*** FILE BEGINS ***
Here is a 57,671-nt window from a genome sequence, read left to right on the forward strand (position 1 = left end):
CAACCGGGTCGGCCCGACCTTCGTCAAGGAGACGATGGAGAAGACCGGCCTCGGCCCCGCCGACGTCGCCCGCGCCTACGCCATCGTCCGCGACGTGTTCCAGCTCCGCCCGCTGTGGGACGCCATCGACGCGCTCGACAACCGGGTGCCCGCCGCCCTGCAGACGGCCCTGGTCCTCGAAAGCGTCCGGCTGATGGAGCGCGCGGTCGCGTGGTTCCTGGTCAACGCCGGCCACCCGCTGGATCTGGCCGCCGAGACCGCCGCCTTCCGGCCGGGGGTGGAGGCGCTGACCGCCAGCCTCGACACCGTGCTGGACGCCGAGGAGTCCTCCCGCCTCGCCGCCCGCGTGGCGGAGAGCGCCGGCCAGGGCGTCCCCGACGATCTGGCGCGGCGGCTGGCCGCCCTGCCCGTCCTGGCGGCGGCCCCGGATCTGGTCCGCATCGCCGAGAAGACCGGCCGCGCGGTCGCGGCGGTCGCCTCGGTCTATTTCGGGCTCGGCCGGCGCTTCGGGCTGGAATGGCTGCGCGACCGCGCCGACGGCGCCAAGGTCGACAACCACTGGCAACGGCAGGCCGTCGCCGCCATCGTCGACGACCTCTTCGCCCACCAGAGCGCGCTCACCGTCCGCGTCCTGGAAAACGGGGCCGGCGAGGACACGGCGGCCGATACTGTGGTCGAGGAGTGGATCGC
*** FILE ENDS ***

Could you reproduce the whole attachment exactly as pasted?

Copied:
Here is a 57,671-nt window from a genome sequence, read left to right on the forward strand (position 1 = left end):
CAACCGGGTCGGCCCGACCTTCGTCAAGGAGACGATGGAGAAGACCGGCCTCGGCCCCGCCGACGTCGCCCGCGCCTACGCCATCGTCCGCGACGTGTTCCAGCTCCGCCCGCTGTGGGACGCCATCGACGCGCTCGACAACCGGGTGCCCGCCGCCCTGCAGACGGCCCTGGTCCTCGAAAGCGTCCGGCTGATGGAGCGCGCGGTCGCGTGGTTCCTGGTCAACGCCGGCCACCCGCTGGATCTGGCCGCCGAGACCGCCGCCTTCCGGCCGGGGGTGGAGGCGCTGACCGCCAGCCTCGACACCGTGCTGGACGCCGAGGAGTCCTCCCGCCTCGCCGCCCGCGTGGCGGAGAGCGCCGGCCAGGGCGTCCCCGACGATCTGGCGCGGCGGCTGGCCGCCCTGCCCGTCCTGGCGGCGGCCCCGGATCTGGTCCGCATCGCCGAGAAGACCGGCCGCGCGGTCGCGGCGGTCGCCTCGGTCTATTTCGGGCTCGGCCGGCGCTTCGGGCTGGAATGGCTGCGCGACCGCGCCGACGGCGCCAAGGTCGACAACCACTGGCAACGGCAGGCCGTCGCCGCCATCGTCGACGACCTCTTCGCCCACCAGAGCGCGCTCACCGTCCGCGTCCTGGAAAACGGGGCCGGCGAGGACACGGCGGCCGATACTGTGGTCGAGGAGTGGATCGC